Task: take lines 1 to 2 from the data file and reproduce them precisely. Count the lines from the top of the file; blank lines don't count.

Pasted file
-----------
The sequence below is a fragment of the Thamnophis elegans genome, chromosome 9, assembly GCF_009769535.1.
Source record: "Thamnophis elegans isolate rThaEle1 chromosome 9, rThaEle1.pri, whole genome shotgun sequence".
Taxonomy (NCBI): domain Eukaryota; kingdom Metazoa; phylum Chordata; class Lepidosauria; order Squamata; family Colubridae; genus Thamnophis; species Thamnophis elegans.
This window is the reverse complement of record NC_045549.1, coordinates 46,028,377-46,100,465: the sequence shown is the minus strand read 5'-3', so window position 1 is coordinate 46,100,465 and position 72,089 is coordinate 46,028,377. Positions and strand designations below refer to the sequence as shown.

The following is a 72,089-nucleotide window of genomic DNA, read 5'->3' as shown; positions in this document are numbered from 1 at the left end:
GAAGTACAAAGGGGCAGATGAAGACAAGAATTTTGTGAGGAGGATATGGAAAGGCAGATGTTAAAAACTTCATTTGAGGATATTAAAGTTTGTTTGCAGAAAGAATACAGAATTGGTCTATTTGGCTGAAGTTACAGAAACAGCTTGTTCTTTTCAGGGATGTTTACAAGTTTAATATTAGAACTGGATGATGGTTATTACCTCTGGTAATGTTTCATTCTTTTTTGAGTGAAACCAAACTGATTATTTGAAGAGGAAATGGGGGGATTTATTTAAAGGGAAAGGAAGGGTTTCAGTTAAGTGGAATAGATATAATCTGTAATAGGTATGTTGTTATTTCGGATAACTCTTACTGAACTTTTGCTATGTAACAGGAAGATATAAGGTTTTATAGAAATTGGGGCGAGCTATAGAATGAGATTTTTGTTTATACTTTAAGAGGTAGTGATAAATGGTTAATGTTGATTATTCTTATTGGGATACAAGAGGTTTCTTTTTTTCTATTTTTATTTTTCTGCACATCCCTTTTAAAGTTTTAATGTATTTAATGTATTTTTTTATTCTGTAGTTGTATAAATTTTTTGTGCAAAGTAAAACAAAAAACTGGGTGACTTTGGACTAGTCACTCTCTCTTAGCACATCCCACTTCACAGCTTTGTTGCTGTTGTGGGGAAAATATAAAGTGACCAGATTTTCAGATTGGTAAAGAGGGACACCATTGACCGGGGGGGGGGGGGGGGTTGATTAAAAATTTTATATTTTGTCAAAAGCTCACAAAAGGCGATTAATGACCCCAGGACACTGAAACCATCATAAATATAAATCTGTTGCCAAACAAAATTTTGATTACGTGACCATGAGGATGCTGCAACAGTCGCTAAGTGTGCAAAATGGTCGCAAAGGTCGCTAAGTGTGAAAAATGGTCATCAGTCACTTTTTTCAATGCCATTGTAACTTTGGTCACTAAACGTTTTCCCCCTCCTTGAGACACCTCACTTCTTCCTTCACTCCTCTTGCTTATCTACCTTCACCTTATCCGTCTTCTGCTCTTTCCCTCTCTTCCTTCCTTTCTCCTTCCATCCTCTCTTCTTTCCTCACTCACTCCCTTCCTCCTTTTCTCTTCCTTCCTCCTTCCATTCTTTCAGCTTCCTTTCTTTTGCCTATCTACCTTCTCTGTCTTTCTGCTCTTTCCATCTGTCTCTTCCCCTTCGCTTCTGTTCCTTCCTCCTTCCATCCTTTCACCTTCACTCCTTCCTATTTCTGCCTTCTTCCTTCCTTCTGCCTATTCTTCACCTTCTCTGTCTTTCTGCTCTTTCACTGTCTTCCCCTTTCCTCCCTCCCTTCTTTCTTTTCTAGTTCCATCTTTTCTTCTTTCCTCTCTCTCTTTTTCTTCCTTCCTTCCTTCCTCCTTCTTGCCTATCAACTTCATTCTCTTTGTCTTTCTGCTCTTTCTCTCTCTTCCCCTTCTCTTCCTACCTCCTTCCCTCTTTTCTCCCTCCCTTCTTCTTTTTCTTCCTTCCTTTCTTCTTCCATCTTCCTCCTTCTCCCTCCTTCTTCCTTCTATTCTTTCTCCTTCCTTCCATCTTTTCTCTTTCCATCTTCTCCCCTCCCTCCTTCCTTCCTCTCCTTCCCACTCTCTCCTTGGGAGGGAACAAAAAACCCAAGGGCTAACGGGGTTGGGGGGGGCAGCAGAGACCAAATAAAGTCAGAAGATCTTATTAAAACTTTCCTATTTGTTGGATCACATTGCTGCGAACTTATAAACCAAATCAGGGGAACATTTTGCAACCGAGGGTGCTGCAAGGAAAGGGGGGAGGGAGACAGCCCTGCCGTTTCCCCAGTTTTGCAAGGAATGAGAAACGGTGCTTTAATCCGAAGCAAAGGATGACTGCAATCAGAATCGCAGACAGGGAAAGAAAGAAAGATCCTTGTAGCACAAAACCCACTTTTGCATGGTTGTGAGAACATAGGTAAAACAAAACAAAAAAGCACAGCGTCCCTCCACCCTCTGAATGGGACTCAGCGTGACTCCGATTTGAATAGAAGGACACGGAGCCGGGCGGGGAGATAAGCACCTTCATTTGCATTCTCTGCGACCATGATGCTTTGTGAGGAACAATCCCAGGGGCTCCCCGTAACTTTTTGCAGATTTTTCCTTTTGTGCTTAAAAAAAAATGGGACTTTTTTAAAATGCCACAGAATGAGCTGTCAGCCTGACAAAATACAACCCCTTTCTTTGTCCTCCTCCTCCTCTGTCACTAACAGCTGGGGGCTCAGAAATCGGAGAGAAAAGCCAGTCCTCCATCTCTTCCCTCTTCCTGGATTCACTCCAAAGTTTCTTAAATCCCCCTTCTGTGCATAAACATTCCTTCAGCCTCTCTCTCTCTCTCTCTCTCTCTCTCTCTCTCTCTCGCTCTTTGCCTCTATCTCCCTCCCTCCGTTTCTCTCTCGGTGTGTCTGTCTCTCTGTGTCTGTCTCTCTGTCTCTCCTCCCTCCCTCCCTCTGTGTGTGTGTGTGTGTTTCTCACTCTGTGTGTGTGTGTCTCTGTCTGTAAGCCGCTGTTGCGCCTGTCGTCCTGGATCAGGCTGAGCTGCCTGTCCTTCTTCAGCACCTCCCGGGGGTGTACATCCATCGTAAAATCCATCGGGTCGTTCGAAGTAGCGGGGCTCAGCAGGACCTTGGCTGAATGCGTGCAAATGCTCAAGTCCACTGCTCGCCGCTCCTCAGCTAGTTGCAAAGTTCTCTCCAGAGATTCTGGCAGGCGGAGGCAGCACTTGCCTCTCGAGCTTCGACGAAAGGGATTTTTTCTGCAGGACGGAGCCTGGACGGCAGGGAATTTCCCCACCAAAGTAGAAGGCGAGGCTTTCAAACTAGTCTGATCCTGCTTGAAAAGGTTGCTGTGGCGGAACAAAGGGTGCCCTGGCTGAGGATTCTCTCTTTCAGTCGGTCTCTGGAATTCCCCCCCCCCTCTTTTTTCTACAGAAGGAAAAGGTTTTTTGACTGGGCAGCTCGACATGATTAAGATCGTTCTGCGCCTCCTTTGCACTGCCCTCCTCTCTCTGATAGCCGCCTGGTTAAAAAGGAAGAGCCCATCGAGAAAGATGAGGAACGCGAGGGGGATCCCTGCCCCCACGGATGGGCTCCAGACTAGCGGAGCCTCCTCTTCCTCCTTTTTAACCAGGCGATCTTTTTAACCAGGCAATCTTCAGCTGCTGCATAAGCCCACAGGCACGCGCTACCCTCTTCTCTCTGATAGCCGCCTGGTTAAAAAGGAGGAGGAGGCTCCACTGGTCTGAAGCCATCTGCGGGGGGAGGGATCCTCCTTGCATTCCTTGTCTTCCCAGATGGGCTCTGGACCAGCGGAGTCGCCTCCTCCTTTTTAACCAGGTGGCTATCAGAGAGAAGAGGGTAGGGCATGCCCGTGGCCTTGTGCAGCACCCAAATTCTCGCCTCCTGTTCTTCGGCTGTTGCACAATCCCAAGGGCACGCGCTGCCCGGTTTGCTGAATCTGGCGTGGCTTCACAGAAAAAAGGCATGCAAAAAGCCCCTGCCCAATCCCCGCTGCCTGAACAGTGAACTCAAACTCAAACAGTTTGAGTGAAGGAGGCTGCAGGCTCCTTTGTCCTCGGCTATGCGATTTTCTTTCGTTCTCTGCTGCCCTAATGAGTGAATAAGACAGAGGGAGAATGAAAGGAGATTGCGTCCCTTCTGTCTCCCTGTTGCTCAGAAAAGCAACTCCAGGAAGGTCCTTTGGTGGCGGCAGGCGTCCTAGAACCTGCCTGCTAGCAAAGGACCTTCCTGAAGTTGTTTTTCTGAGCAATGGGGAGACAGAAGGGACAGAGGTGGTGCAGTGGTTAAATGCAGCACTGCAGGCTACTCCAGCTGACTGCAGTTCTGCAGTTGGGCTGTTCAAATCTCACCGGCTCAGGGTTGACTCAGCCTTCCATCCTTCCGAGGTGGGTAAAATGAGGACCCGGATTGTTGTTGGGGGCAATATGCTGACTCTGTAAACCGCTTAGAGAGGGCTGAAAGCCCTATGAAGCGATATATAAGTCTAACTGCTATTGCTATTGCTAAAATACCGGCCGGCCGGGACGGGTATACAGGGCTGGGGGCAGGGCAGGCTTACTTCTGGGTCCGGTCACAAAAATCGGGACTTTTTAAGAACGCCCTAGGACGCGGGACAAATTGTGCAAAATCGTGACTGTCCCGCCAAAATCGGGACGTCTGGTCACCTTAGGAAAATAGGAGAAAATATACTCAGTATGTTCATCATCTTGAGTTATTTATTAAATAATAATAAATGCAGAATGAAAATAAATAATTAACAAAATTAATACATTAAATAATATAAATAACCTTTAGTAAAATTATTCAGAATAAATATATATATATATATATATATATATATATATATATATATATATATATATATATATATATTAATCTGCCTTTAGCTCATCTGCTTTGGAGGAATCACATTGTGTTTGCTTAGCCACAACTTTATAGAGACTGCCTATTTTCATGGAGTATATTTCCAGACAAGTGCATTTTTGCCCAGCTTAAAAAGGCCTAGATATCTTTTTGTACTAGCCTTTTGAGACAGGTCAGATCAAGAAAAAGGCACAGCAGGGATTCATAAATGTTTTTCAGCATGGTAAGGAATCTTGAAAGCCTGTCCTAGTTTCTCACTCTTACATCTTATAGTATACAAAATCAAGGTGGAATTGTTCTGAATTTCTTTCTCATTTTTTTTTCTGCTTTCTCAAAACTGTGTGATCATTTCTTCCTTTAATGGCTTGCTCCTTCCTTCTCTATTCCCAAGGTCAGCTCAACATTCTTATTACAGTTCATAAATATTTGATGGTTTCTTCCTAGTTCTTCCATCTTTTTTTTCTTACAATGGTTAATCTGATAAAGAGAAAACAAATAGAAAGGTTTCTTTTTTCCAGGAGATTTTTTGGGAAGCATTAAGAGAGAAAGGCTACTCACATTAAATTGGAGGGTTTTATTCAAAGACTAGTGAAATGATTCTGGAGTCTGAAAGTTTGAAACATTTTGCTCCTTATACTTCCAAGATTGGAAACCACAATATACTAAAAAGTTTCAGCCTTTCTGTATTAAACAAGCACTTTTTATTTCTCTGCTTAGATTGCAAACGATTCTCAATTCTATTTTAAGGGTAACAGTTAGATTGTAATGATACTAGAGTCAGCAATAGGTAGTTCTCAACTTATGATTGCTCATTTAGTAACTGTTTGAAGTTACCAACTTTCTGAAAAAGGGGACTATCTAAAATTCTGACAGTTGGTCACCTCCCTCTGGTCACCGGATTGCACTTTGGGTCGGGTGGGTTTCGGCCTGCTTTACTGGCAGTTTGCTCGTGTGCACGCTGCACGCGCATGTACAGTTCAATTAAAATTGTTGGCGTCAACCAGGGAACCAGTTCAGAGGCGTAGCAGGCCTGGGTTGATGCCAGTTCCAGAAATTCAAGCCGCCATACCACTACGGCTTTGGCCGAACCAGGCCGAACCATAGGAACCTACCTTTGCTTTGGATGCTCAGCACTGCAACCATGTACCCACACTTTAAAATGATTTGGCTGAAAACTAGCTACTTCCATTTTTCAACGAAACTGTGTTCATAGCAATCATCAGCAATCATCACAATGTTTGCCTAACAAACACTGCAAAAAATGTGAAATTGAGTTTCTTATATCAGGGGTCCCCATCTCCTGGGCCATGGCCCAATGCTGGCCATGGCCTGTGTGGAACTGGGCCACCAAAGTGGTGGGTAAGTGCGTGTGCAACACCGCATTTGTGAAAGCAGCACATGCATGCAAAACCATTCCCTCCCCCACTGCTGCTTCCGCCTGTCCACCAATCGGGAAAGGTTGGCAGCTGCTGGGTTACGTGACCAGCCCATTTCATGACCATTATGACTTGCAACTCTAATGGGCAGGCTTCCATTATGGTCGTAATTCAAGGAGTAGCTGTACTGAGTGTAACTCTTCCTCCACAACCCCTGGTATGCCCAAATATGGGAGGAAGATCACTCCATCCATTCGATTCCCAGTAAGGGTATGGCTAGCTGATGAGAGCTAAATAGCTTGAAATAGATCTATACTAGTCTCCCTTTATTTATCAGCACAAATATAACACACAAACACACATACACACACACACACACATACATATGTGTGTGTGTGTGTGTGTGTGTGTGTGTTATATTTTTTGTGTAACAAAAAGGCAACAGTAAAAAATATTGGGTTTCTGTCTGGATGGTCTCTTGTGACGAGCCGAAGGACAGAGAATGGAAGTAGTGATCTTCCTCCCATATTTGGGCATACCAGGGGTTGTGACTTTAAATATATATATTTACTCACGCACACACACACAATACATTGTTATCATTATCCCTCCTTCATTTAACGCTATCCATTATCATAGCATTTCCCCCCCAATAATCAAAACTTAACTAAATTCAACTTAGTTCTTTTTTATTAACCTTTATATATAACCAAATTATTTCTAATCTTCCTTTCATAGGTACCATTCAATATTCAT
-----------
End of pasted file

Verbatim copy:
The sequence below is a fragment of the Thamnophis elegans genome, chromosome 9, assembly GCF_009769535.1.
Source record: "Thamnophis elegans isolate rThaEle1 chromosome 9, rThaEle1.pri, whole genome shotgun sequence".